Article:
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I have a bench vise that can rotate something like 270°. The problem is that the clamp that's supposed to stop it from rotating seems to only work in one direction. I can crank as hard as I can on the handle - really reefing on it. Yet, the vise will still rotate.

Here's a picture of the vise with the handle in question:

Craftsman vise that twists too much

On the bottom there's a square head on the bolt that looks to have an ACME thread. My thought was that I could just grind down a bit off the end of the bolt and that should let me tighten it a lot better against the base of the vise. Does that seem like a bad idea? Are there better ways to keep my vise from rotating?

Edit

Here's the bolt and the underside of my vise:

Bolt before I cleaned off the rust Underside of vise

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    Funny, I was just dealing with the same issue on an old vice I was given. In my case the bolts would spin and never tighten. They just needed some cleaning up. Have you flipped it over to see whether the bolt heads still rest on the base and haven't pulled through to the vice seat? – isherwood Oct 30 '17 at 21:07
  • Is there a washer under the head of the bolt (hidden here) which gets deformed and must be replaced or at least flipped over? Or does the head of the bolt get deformed and so the bolt must be replaced? – Jim Stewart Oct 31 '17 at 10:46
  • @isherwood I've added some photos. Looks like it still rests on the base, but it only clamps against the outside lip (not much of one on the inside anyway) – Wayne Werner Oct 31 '17 at 19:02
  • @JimStewart no washer, and the head of the bolt looks ok. There's definitely some wear on it, but it's not that bad. – Wayne Werner Oct 31 '17 at 19:03
  • If you would clean the rust off the bolt and lube it and lube the threads in the clamping nut (with the handle), would the bolt go further into the clamping nut? – Jim Stewart Nov 1 '17 at 1:09
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Rather than trying to shorten the bolt, what about putting a spacer washer under the clamping nut? You might do this as a diagnostic test to see if the present inability of the clamping bolt to hold the vise is due to the nut "topping out". Of course, if there is not a washer in the original design, there may be a reason, such as, a washer there might jam against the bolt and impede release when the nut is loosened.

I would make measurements of the length of the bolt and of the space inside the nut to see if this could allow the bolt to go farther inside. Maybe the nut is corroded inside and is binding early and so not clamping effectively.

Is it possible to improve the threads of a bolt-nut combination by applying an abrasive paste of suitable grit size to the threads and working the nut back and forth over the bolt?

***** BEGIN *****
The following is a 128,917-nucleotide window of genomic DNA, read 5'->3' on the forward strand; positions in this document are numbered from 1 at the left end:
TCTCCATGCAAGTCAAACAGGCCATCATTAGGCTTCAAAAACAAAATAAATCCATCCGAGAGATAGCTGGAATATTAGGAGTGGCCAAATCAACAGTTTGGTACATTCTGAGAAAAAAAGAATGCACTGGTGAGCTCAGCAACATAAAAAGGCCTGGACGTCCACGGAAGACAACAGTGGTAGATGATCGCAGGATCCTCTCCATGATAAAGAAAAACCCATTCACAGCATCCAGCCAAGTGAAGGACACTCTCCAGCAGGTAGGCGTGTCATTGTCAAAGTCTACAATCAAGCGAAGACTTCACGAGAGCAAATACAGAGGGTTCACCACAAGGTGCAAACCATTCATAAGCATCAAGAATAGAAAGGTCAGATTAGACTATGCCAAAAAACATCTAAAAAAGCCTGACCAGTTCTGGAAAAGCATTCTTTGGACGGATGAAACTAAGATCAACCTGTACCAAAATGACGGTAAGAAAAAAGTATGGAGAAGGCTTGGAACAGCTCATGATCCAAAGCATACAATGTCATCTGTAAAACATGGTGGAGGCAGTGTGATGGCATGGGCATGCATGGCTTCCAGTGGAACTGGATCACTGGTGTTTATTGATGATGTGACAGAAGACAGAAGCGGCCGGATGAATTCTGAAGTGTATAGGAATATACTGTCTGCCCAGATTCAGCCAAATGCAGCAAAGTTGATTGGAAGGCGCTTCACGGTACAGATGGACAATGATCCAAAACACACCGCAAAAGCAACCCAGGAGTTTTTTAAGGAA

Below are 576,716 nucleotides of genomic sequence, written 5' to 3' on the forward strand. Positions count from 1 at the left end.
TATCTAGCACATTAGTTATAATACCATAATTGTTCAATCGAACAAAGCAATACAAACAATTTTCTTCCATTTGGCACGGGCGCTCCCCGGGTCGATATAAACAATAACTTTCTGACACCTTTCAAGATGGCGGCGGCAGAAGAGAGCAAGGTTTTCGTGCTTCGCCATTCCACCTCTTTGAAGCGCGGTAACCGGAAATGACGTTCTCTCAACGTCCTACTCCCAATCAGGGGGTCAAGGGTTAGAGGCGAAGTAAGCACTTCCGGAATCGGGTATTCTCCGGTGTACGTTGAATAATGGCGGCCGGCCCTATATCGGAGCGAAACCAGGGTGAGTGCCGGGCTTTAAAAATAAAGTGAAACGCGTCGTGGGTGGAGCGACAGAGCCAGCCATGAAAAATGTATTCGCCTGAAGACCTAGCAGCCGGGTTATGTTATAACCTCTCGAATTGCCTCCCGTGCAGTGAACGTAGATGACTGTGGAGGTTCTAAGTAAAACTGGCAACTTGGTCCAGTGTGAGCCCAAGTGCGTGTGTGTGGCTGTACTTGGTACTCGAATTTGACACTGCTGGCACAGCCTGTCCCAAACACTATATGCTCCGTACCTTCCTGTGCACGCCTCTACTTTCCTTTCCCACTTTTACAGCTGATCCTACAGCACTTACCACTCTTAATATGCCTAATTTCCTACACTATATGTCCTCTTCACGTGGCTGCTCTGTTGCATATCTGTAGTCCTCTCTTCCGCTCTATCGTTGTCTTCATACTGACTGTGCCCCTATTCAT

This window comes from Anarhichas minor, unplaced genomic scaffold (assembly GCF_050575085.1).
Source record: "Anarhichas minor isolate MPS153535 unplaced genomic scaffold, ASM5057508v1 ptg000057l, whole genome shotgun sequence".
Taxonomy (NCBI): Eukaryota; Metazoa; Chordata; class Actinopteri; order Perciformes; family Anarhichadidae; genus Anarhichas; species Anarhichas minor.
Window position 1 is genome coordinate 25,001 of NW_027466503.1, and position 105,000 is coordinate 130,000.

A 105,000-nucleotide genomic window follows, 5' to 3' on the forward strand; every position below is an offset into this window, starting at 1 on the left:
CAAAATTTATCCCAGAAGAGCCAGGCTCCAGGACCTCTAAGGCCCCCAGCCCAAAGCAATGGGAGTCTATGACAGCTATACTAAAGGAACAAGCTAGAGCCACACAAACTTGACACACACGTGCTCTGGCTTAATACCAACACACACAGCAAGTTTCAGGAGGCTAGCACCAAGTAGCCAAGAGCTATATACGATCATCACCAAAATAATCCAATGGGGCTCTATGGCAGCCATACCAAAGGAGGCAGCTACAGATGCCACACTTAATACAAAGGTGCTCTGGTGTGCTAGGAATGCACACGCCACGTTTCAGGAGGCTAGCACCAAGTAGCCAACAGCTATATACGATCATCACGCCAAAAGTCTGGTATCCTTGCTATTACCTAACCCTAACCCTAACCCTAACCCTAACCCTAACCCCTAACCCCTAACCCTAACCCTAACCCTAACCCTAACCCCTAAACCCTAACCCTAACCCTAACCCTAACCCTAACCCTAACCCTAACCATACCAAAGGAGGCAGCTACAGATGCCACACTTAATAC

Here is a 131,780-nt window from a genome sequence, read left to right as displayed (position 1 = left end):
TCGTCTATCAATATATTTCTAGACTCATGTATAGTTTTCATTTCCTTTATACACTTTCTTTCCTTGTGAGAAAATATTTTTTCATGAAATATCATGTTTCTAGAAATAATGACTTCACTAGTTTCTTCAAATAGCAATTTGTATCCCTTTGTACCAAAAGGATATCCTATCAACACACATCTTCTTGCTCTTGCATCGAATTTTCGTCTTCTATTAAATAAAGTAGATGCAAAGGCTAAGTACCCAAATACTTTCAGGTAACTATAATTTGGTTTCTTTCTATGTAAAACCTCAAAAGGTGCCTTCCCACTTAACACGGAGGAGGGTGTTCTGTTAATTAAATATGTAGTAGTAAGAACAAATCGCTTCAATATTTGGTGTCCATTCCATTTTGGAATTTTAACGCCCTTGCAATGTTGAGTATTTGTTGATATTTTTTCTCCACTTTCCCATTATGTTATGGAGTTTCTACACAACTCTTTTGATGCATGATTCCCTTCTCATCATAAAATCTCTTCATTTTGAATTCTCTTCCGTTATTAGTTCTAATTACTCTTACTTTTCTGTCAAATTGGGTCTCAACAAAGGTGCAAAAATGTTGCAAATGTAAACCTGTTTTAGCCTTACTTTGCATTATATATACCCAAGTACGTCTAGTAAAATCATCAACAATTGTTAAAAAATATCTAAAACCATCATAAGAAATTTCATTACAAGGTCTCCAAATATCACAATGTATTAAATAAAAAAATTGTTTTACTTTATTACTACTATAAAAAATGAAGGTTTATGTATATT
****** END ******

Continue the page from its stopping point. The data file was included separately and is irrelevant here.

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  • It looks like this was the most accurate - I had cleaned the bolt off (quite a bit of rust) and it seemed to clamp better, but I was still able to weeble-wobble the clamp and it would come loose. I pulled the nut off and stuck a couple of drops of 3-in-1 oil and now when it clamps down I can really clamp it down - shoving the vice back and forth doesn't appear to loosen the clamping action at all, or at least much less than before! – Wayne Werner Nov 1 '17 at 13:09
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Your idea of grinding a few threads from the bolt seems to be on the right track. In that photo, I wondered if the bolt was bottoming in the handle nut. Of course, if you grind too much off, it's not an easy task to replace the lost threads.

As an alternative, consider a shim of sufficient diameter to engage the entire bottom plate of the vise with sufficient thickness to take up the needed gap in the clinch bolt assembly.

If you're handy with a welder, build up a bead of weld on the edges of the bolt that engage the slot and gain the take-up in that manner as another option.

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  • When I pulled it off, it's definitely not bottoming out - there are at least 3-5 threads inside the handle nut that showed no signs of wear – Wayne Werner Nov 1 '17 at 13:02
  • I did entertain the idea of putting some kind of ribbing along the clamping surface(s), though it seemed like that would mostly just result in wearing out the surfaces a bit more when I reposition the vice. Then again I don't do that all that often so it may just not matter. – Wayne Werner Nov 1 '17 at 13:10

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